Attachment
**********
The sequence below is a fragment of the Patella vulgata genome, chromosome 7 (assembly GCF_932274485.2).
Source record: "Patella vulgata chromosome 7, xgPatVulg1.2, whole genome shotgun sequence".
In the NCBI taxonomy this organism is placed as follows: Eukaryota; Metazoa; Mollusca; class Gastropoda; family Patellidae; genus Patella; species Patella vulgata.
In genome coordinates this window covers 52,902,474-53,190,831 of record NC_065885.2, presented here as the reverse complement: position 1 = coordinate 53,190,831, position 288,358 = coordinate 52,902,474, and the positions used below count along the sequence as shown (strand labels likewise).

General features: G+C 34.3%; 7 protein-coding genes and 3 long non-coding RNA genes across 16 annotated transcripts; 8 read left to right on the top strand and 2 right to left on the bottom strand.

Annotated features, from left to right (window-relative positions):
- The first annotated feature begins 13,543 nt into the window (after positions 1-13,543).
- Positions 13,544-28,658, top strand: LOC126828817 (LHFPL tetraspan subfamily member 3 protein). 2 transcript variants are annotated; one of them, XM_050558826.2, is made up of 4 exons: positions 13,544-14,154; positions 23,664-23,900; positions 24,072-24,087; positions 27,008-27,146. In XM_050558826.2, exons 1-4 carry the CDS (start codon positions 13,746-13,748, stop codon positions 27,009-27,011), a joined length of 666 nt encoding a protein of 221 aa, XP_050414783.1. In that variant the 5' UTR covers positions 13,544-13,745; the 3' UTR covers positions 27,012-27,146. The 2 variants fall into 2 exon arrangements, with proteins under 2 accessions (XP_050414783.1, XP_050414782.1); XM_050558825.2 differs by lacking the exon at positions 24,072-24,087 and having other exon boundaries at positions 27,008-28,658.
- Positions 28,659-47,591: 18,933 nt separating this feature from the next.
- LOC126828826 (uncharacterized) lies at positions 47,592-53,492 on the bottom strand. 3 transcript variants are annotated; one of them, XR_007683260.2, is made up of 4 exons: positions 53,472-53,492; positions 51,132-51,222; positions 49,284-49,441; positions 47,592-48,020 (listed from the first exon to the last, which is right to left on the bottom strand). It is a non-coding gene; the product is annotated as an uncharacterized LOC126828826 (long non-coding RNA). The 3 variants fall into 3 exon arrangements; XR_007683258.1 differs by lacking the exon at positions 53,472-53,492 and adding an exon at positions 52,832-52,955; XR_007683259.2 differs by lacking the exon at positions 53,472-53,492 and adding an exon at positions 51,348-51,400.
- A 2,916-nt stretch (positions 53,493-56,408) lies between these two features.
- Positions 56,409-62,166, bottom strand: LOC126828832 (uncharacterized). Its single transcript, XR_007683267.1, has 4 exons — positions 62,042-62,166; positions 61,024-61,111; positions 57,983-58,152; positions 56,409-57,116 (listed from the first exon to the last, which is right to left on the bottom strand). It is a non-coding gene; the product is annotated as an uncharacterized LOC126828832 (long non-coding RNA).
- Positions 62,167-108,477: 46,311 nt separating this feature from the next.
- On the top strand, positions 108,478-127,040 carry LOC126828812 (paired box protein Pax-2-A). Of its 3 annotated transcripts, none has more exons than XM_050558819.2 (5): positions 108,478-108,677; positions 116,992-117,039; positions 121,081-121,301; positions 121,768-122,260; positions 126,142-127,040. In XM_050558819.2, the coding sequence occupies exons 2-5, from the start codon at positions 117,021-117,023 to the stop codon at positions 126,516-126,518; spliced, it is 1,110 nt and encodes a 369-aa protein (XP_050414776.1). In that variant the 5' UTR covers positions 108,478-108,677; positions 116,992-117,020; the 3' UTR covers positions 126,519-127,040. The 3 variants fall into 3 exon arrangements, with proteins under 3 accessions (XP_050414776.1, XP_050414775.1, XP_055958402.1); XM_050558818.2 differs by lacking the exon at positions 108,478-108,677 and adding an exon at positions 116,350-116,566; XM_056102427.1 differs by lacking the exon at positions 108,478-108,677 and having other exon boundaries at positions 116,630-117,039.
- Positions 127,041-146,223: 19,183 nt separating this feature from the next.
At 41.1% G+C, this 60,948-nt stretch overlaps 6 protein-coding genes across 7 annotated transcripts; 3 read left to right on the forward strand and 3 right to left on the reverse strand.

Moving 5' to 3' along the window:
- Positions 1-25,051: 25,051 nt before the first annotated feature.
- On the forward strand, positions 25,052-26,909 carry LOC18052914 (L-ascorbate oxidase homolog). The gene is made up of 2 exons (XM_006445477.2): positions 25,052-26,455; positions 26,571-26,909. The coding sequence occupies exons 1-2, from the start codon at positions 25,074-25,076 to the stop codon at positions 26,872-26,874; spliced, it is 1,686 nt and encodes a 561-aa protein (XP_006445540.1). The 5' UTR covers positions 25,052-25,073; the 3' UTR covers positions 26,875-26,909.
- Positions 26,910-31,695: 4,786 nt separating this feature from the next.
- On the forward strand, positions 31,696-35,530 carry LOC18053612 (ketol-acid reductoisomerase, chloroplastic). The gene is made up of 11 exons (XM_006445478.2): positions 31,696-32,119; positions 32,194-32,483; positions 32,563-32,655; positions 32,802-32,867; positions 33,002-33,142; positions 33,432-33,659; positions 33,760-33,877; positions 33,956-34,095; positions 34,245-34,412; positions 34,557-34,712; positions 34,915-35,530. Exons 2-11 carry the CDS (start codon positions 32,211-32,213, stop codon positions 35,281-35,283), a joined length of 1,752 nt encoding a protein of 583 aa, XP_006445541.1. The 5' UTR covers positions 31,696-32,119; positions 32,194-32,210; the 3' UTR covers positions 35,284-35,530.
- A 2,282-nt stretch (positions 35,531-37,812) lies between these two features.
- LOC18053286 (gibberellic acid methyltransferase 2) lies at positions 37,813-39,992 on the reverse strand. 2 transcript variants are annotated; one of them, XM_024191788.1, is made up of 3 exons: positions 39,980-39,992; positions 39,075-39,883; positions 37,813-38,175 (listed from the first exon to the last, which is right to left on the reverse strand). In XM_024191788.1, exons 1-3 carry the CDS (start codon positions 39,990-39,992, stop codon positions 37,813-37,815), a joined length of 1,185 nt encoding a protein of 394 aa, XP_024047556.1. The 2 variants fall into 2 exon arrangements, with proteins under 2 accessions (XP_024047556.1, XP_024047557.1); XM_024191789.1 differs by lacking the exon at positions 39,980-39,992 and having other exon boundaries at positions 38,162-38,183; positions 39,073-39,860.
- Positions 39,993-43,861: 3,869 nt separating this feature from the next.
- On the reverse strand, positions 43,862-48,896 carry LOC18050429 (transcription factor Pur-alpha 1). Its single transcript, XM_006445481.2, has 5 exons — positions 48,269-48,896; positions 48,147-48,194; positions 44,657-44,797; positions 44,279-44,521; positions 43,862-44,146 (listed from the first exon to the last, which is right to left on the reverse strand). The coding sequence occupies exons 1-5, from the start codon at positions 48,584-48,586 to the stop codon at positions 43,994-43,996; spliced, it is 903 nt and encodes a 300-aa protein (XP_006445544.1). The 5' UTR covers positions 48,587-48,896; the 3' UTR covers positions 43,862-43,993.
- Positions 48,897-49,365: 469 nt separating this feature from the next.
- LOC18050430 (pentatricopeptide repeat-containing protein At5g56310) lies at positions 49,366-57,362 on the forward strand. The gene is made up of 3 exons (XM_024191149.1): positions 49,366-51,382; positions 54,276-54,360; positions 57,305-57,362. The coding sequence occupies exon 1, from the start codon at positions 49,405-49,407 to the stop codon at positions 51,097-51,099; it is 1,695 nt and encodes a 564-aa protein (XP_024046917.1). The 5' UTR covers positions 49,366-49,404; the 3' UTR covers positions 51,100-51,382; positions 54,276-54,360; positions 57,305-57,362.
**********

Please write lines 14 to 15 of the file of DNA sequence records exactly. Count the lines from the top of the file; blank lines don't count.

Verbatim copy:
- On the top strand, positions 108,478-127,040 carry LOC126828812 (paired box protein Pax-2-A). Of its 3 annotated transcripts, none has more exons than XM_050558819.2 (5): positions 108,478-108,677; positions 116,992-117,039; positions 121,081-121,301; positions 121,768-122,260; positions 126,142-127,040. In XM_050558819.2, the coding sequence occupies exons 2-5, from the start codon at positions 117,021-117,023 to the stop codon at positions 126,516-126,518; spliced, it is 1,110 nt and encodes a 369-aa protein (XP_050414776.1). In that variant the 5' UTR covers positions 108,478-108,677; positions 116,992-117,020; the 3' UTR covers positions 126,519-127,040. The 3 variants fall into 3 exon arrangements, with proteins under 3 accessions (XP_050414776.1, XP_050414775.1, XP_055958402.1); XM_050558818.2 differs by lacking the exon at positions 108,478-108,677 and adding an exon at positions 116,350-116,566; XM_056102427.1 differs by lacking the exon at positions 108,478-108,677 and having other exon boundaries at positions 116,630-117,039.
- Positions 127,041-146,223: 19,183 nt separating this feature from the next.